The novel The End of the Affair gave birth to multiple films, as the themes of aching love, inadequacy, jealousy, and death transport themselves into any time. Littleton’s Dark South is a whole entity just as a film might be, though there are standout moments. “Carry These Things” is layered in purposefully-delivered metaphor, opening with an almost whiny lyrical delivery as the wander begins. We all collect memories, life’s dredges that somehow we can’t leave behind. This track is perfect.
As the journey of this record reaches the end, “Wine” may be the best of the record. Deep, velvety, rich vocals draw the listener in, with a simple pillow-talk backline keeping the mood steady. Do people need to know the story that inspired Bendrix Littleton, or has his art transcended the confines of the old narrative, evolving into something satisfying and new? Oddly, many of the most impactful moments on this record are in the transition from each part of the narrative. With background vocals throughout from Sara Beth Go, “Boredom” seems an homage to 2020. Ultimately, Bendrix Littleton’s Deep Dark South via NNA Tapes is a stroke of artistic genius that rises from the ashes of this past year.–Lisa Whealy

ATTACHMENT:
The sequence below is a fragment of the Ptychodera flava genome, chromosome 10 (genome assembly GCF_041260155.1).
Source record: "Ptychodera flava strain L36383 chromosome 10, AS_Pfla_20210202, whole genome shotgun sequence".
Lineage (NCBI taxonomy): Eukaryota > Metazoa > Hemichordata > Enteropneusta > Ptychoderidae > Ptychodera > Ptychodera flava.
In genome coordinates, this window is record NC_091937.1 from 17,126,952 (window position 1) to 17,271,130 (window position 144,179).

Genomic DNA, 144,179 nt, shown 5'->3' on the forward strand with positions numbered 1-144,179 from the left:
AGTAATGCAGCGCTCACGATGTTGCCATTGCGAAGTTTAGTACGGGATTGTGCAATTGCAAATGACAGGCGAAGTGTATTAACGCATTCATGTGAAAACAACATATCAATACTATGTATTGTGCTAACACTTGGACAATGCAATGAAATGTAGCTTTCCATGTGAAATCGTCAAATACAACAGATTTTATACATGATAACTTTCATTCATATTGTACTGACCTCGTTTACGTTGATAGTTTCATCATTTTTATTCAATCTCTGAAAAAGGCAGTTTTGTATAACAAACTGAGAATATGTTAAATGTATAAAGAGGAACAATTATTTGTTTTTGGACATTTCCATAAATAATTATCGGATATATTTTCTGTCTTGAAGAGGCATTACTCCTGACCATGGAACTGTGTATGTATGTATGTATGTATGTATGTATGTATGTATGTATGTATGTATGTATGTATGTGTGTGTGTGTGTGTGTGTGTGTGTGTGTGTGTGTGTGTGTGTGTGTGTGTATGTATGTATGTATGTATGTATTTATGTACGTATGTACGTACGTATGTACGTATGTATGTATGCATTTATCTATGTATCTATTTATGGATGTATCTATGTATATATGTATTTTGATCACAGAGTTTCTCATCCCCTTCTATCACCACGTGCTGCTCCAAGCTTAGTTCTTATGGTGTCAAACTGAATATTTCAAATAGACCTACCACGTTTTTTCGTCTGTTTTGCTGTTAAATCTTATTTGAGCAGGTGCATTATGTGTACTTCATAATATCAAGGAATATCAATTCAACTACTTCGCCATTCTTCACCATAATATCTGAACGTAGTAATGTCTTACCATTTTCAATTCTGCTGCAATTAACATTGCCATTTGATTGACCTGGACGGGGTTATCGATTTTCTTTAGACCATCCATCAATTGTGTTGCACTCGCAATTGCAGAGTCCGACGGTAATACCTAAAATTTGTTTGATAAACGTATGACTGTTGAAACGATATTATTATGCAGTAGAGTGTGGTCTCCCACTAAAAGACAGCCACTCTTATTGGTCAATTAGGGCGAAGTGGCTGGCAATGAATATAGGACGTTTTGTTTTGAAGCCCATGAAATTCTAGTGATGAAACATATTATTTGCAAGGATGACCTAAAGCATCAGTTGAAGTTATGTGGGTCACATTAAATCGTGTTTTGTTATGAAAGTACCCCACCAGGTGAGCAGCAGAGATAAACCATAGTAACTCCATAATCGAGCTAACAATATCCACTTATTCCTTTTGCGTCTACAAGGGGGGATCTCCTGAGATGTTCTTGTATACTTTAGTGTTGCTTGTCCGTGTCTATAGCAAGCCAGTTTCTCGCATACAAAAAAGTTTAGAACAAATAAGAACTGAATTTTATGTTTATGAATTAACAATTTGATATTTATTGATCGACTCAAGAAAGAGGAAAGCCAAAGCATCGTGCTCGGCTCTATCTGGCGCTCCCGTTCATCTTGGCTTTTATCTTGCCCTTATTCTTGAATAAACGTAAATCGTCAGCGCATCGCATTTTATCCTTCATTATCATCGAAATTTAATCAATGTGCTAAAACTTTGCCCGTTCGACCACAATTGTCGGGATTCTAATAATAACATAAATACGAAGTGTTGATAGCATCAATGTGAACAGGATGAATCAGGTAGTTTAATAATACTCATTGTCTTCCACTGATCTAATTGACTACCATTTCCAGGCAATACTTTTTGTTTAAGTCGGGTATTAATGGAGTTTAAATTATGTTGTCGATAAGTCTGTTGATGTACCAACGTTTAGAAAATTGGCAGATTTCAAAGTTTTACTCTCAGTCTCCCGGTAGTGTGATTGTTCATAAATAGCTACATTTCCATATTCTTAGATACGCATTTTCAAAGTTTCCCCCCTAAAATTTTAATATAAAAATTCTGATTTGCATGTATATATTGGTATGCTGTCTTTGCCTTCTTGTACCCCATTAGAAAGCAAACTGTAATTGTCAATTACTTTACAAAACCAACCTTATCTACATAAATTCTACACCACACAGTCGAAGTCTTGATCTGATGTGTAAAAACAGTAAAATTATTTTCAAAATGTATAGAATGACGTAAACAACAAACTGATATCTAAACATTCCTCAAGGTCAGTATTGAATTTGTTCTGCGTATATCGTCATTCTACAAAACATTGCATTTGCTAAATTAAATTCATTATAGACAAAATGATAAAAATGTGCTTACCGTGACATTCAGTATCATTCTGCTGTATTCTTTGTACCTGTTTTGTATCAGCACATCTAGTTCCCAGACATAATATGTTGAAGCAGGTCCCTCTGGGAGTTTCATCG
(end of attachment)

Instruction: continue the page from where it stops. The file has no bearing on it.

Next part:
1 “First to the Feast” – Stagbriar. “First to the Feast” is the rare indie-rock song that makes an immediate deep impression on me. It’s a tumultuous, torrential, raw indie-rock jam about sobriety, mental health, committed relationships, and more. It’s like raw indie rock of Quiet Company but more so. Yet through it all, there remains a sense of refined polish that keeps it from collapsing in on itself. An impressive opener to their record Suppose You Grow. Highly Recommended.
2. “Erasmus” – Ellen Andrea Wang. I’m always going to feel an affinity with bassists, no matter what the genre. Wang is the composer and bassist here, creating impressive jazz/post-rock structures with a double-bass, drums, and electric guitar combo. It’s exactly the sort of exploratory, melodic, interlocking work that makes me so interested in both jazz and post-rock. There’s a ton going on here (you try to sort out all the different things happening at the five minute mark), and it all comes together into fascinating, exciting work.
3. “And Then There Was Fire” – The Suitcase Junket. Those familiar with Matt Lorenz’s live performances as The Suitcase Junket are familiar with the mind-bending complexities shaping each song. “And Then There Was Fire” off the November release The End is Now marks Lorenz’s entrance into the 2020 soundtrack. Producer and keyboardist Steve Berlin joined Lorenz (drums, vocals) on this richly textured piece. Masterful in producing sonic waves of tension, I’m happy holding my breath until the end is really now.